Between Mother and Child
As we all celebrated Mother's Day recently and shared our love with those around us, we also reminisced about loved ones, long since passed. My Mother died in 1995 when I was 47 years old. She died of cancer, as so many of our friends and family have. The last six months of her life she wanted to be mostly with me and Bear (my husband). She loved him. So many of you do! She wanted to spend time with me, to share stories, to ask for forgiveness.
You see my Mother and I weren’t the best of friends when I was a child. My parents married soon after the end of WWII. Life in England wasn’t easy. It was difficult to find work. My Dad, finally hired as a clerk in a large insurance company, also went to night school hoping that by learning a foreign language he could earn more money. My mother painted miniatures. Painstakingly, into the wee hours of the morning. Of course she got pregnant right away. Of course I was a demanding baby. Think of the energy I have now and what I must’ve been like then! They lived in the poor part of London. They struggled to pay rent. The war was a dreadful time and their lives didn’t change much afterwards.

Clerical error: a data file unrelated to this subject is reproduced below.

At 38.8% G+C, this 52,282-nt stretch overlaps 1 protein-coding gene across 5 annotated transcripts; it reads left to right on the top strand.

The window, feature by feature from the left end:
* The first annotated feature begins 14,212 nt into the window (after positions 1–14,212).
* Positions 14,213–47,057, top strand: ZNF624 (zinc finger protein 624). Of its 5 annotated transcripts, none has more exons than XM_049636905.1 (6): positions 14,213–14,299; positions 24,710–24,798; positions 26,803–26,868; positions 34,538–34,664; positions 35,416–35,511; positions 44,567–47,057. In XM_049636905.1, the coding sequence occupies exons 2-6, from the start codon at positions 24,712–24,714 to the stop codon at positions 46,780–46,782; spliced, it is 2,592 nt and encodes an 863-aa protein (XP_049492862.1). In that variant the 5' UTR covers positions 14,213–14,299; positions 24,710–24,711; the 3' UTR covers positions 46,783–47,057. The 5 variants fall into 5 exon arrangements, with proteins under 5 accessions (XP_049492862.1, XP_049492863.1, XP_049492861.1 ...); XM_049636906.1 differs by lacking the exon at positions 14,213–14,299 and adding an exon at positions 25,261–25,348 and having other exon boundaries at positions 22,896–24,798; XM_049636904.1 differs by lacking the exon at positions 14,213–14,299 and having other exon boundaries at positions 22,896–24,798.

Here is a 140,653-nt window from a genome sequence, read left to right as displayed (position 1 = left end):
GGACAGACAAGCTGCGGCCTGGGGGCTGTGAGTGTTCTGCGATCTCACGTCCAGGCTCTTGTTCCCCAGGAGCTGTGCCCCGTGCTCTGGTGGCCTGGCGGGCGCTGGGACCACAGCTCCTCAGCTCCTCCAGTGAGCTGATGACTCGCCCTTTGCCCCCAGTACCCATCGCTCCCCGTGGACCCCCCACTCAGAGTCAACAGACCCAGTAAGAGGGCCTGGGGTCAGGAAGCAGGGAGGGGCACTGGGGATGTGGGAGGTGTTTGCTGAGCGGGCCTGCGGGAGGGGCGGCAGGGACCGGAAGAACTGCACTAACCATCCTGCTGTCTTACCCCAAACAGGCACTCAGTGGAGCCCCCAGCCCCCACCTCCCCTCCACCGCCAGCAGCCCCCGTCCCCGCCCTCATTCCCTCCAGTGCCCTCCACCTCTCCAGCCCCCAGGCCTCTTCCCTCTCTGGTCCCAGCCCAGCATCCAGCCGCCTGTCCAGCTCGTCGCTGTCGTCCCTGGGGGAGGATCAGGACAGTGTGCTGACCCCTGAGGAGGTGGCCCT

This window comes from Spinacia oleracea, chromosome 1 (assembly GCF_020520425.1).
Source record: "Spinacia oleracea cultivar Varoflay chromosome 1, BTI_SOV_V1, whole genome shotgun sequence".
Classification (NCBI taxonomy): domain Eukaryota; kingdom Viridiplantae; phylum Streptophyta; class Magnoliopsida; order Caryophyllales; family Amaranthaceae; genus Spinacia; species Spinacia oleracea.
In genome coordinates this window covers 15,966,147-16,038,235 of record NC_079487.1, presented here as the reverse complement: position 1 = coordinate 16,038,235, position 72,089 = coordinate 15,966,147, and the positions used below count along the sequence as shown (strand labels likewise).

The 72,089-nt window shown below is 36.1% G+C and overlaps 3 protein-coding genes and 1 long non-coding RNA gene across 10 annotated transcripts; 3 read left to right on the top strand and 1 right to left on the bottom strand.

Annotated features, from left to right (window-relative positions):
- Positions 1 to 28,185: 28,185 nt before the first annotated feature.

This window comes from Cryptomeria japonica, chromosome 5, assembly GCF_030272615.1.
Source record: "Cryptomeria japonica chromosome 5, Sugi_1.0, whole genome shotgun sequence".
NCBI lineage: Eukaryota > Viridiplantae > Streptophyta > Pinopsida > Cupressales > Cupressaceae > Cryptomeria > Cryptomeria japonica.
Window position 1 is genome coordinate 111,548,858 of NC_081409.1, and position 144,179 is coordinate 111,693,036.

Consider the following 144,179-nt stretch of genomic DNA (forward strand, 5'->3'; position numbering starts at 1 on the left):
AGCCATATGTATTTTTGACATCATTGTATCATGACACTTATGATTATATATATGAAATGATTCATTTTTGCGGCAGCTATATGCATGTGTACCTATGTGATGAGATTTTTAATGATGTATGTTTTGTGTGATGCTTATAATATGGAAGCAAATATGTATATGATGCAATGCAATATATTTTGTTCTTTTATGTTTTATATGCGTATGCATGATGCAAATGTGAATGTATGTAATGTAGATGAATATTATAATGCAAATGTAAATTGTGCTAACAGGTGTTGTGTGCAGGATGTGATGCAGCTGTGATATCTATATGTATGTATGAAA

My Mother, during those last days we sat together in the warmth of the sun as her life was slowly ebbing, cried and said, “I did love you. But your birth added to the difficulties. I always blamed you. I’m so sorry.” Holding her frail hand in mine, tears streaming down my cheeks, I understood. She had never shared anything with me about those early years.
I grew up, independent, mostly entertaining myself, because my parents were so busy trying to make ends meet. Overhearing them argue about money, and me. We didn’t have family chats by the fireside. Most of the fun times I remember were with my grandparents, whom I adored. Sadly, I often thought, maybe I had been adopted, found in a basket on the doorstep.
I left home as soon as I finished high school. Traveled. Eventually emigrated to America, graduated from college and made a life for myself. I did visit my parents a couple of times. I wrote letters home. But we remained estranged until in the early eighties my parents decided to retire to, of all places, San Diego, where I had made my home.
As an adult, it was easier to get to know them. Over time, we developed a relationship that stood the test of time until Mother became ill. As so many of us do, I felt helpless that I couldn’t help her. My blood type didn’t match hers. I couldn’t even give her that gift. I couldn’t take away the pain. I couldn’t make her well. I couldn’t stop her hair from falling out. But I could love her. Comfort her and most of all, tell her there was nothing to forgive. She gave me life. What a gift.
Five years after her death, I cut and donated my hair to “Locks of Love.” I never grew it back. I never will. I miss her.